14. He X, Cai D, Niyogi P (2006) Laplacian score for feature selection. Adv Neural Inf Process Syst 18:507Google Scholar
  15. Marchal F (2005) A trip generation method for time-dependent Large-Scale Simulations of Transport and Land-Use. Netw Spat Econ 5:179–192CrossRefGoogle Scholar
  16. Mesev V (1998) The use of census data in urban image classification. Photogramm Eng Remote Sens 5:431–438Google Scholar
  17. Moran MS, Inoue Y, Barnes EM (1997) Opportunities and limitations for image-based remote sensing in precision crop management. Remote Sens Environ 61(3):319–346CrossRefGoogle Scholar
  18. Müller E, Günnemann S, Assent I, Seidl T (2009) Evaluating clustering in subspace projections of high dimensional data. In Proc. 35th International Conference on Very Large Data Bases (VLDB 2009), Lyon, FranceGoogle Scholar
  19. New York City Department of City Planning (NYCDCP) (2013) MapPluto. http://www.nyc.gov/html/dcp/html/bytes/dwn_pluto_mappluto.shtml#mappluto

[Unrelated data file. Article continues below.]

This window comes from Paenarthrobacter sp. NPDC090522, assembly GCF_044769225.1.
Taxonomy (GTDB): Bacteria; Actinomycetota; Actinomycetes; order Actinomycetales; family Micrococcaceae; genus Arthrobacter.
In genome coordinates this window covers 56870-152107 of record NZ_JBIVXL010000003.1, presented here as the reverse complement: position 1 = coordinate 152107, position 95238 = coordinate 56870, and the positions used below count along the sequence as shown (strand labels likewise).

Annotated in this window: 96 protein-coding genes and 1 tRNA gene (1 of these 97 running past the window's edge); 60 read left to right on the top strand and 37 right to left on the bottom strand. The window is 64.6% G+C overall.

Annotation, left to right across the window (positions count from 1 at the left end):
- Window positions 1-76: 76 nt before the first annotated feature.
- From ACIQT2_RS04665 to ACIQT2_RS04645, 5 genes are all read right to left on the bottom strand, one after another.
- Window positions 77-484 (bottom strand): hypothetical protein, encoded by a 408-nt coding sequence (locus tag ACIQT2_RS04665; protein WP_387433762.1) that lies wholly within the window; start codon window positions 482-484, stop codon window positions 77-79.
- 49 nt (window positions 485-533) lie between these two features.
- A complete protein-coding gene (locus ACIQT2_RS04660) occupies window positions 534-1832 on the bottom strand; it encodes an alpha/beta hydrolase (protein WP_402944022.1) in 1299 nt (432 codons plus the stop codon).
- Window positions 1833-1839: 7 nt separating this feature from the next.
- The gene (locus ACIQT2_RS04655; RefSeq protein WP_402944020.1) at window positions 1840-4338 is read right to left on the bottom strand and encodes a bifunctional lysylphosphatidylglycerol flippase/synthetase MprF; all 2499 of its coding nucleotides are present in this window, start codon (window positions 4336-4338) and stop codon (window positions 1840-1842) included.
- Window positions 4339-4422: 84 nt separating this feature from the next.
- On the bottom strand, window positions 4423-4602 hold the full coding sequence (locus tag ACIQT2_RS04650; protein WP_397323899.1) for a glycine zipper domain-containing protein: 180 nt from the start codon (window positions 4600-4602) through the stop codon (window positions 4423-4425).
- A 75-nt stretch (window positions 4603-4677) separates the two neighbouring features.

20. Pfaffenbichler P, Emberger G, Shepherd S (2008) The integrated dynamic land use and transport model MARS. Netw Spat Econ 8(2–3):183–200CrossRefGoogle Scholar
  21. Qi G, Li X, Li S, Pan G, Wang Z, Zhang D (2011) Measuring social functions of city regions from large-scale taxi behaviors. In the proceeding of Ninth Annual IEEE International Conference on Pervasive Computing and Communications, PerCOM, 384–388Google Scholar
  22. Ray S, Turi RH (1999) Determination of number of clusters in k-means clustering and application in colour image segmentation. In ICAPRDTGoogle Scholar
  23. Schmit C, Rounsevell MDA, La Jeunesse I (2006) The limitations of spatial land use data in environmental analysis. Environ Sci Pol 9(2):174–188CrossRefGoogle Scholar
  24. Song C, Qu Z, Blumm N, Barabási A-L (2010) Limits of predictability in human mobility. Science (New York, NY) 327(5968):1018–1021CrossRefGoogle Scholar